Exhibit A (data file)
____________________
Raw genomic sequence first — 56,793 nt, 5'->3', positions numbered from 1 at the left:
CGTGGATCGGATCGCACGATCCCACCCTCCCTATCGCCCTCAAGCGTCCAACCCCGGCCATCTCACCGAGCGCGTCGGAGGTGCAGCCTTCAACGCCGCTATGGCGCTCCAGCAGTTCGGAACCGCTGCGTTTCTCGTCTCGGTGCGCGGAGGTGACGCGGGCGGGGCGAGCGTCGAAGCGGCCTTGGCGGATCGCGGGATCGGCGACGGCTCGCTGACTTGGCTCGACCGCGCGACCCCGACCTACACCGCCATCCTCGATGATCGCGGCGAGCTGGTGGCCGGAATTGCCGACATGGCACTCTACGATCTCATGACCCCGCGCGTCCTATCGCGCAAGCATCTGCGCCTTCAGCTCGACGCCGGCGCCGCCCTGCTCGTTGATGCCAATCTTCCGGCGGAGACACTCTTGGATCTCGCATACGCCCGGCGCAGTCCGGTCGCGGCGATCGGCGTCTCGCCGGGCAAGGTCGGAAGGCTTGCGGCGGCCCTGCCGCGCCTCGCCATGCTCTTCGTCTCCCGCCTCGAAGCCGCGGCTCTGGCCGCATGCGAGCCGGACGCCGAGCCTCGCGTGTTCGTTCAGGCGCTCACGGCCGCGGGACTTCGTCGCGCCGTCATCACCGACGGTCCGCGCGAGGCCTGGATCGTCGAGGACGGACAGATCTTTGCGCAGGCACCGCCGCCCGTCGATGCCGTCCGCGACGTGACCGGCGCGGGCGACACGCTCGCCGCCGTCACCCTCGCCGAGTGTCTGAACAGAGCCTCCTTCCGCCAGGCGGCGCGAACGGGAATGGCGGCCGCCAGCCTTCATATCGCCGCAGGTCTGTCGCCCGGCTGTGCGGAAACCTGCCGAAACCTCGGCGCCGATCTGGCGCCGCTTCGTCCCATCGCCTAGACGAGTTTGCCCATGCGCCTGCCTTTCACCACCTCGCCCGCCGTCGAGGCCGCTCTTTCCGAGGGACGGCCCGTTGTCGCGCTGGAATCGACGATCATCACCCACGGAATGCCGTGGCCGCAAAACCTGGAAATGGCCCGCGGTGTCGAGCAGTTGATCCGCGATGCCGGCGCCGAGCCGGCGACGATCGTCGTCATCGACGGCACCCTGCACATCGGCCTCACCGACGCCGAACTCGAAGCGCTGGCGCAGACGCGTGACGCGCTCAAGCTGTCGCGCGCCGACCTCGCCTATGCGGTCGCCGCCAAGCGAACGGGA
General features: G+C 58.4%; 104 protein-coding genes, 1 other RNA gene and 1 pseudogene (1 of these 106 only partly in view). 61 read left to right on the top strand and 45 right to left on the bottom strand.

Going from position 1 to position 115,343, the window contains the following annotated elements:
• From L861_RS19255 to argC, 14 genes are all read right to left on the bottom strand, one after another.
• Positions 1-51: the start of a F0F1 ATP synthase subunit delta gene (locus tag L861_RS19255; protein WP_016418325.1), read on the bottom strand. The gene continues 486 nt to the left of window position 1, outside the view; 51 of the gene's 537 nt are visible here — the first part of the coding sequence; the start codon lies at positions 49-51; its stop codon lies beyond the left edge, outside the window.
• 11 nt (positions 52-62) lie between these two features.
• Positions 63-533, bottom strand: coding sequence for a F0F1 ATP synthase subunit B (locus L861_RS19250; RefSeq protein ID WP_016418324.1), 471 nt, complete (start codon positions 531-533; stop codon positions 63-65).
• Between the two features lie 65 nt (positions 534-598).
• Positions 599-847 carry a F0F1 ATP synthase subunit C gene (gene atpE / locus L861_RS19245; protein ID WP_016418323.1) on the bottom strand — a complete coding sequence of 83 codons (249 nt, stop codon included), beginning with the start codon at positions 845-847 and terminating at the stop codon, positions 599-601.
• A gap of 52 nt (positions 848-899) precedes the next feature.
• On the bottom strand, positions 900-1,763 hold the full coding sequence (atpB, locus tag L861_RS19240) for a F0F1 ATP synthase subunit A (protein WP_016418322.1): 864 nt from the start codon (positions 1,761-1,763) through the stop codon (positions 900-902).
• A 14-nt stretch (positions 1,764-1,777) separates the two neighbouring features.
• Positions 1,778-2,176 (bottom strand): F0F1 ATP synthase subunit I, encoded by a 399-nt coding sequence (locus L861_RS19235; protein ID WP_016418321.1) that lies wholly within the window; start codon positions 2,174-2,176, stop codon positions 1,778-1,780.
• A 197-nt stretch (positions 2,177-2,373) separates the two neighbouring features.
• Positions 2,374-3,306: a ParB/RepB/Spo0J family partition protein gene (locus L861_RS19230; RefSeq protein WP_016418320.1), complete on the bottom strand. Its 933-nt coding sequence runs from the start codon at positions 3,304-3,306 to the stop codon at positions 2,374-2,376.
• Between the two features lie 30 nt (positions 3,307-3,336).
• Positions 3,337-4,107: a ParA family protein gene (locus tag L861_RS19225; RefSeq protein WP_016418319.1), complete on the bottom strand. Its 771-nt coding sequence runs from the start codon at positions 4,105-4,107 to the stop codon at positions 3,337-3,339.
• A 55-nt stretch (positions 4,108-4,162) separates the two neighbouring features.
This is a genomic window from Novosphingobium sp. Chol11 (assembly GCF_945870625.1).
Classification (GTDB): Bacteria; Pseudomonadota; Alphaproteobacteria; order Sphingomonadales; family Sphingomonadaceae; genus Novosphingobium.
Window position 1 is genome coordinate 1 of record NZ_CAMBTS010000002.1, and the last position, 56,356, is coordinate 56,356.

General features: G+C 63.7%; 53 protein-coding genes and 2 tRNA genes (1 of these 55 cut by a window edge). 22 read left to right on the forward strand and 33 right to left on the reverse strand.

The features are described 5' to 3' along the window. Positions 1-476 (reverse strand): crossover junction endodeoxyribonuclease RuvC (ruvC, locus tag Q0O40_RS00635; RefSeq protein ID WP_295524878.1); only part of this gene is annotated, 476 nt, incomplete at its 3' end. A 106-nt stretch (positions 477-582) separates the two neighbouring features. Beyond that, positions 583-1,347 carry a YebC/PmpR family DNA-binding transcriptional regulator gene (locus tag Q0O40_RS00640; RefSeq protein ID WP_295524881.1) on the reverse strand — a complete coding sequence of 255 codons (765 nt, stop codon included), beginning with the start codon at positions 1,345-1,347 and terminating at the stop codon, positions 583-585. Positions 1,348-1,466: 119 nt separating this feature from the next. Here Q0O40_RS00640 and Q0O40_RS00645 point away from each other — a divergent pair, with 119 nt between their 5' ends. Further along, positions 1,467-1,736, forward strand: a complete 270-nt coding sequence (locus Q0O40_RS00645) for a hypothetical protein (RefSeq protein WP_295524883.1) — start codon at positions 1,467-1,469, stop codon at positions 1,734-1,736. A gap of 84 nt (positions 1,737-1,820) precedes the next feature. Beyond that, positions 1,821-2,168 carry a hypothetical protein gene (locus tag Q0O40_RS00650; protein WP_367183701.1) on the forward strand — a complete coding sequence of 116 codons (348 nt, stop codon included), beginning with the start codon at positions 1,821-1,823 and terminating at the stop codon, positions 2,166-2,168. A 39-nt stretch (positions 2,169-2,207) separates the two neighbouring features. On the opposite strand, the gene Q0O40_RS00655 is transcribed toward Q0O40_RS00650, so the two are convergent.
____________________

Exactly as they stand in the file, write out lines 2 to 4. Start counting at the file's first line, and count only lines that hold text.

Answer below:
CGTGGATCGGATCGCACGATCCCACCCTCCCTATCGCCCTCAAGCGTCCAACCCCGGCCATCTCACCGAGCGCGTCGGAGGTGCAGCCTTCAACGCCGCTATGGCGCTCCAGCAGTTCGGAACCGCTGCGTTTCTCGTCTCGGTGCGCGGAGGTGACGCGGGCGGGGCGAGCGTCGAAGCGGCCTTGGCGGATCGCGGGATCGGCGACGGCTCGCTGACTTGGCTCGACCGCGCGACCCCGACCTACACCGCCATCCTCGATGATCGCGGCGAGCTGGTGGCCGGAATTGCCGACATGGCACTCTACGATCTCATGACCCCGCGCGTCCTATCGCGCAAGCATCTGCGCCTTCAGCTCGACGCCGGCGCCGCCCTGCTCGTTGATGCCAATCTTCCGGCGGAGACACTCTTGGATCTCGCATACGCCCGGCGCAGTCCGGTCGCGGCGATCGGCGTCTCGCCGGGCAAGGTCGGAAGGCTTGCGGCGGCCCTGCCGCGCCTCGCCATGCTCTTCGTCTCCCGCCTCGAAGCCGCGGCTCTGGCCGCATGCGAGCCGGACGCCGAGCCTCGCGTGTTCGTTCAGGCGCTCACGGCCGCGGGACTTCGTCGCGCCGTCATCACCGACGGTCCGCGCGAGGCCTGGATCGTCGAGGACGGACAGATCTTTGCGCAGGCACCGCCGCCCGTCGATGCCGTCCGCGACGTGACCGGCGCGGGCGACACGCTCGCCGCCGTCACCCTCGCCGAGTGTCTGAACAGAGCCTCCTTCCGCCAGGCGGCGCGAACGGGAATGGCGGCCGCCAGCCTTCATATCGCCGCAGGTCTGTCGCCCGGCTGTGCGGAAACCTGCCGAAACCTCGGCGCCGATCTGGCGCCGCTTCGTCCCATCGCCTAGACGAGTTTGCCCATGCGCCTGCCTTTCACCACCTCGCCCGCCGTCGAGGCCGCTCTTTCCGAGGGACGGCCCGTTGTCGCGCTGGAATCGACGATCATCACCCACGGAATGCCGTGGCCGCAAAACCTGGAAATGGCCCGCGGTGTCGAGCAGTTGATCCGCGATGCCGGCGCCGAGCCGGCGACGATCGTCGTCATCGACGGCACCCTGCACATCGGCCTCACCGACGCCGAACTCGAAGCGCTGGCGCAGACGCGTGACGCGCTCAAGCTGTCGCGCGCCGACCTCGCCTATGCGGTCGCCGCCAAGCGAACGGGA
General features: G+C 58.4%; 104 protein-coding genes, 1 other RNA gene and 1 pseudogene (1 of these 106 only partly in view). 61 read left to right on the top strand and 45 right to left on the bottom strand.

Going from position 1 to position 115,343, the window contains the following annotated elements: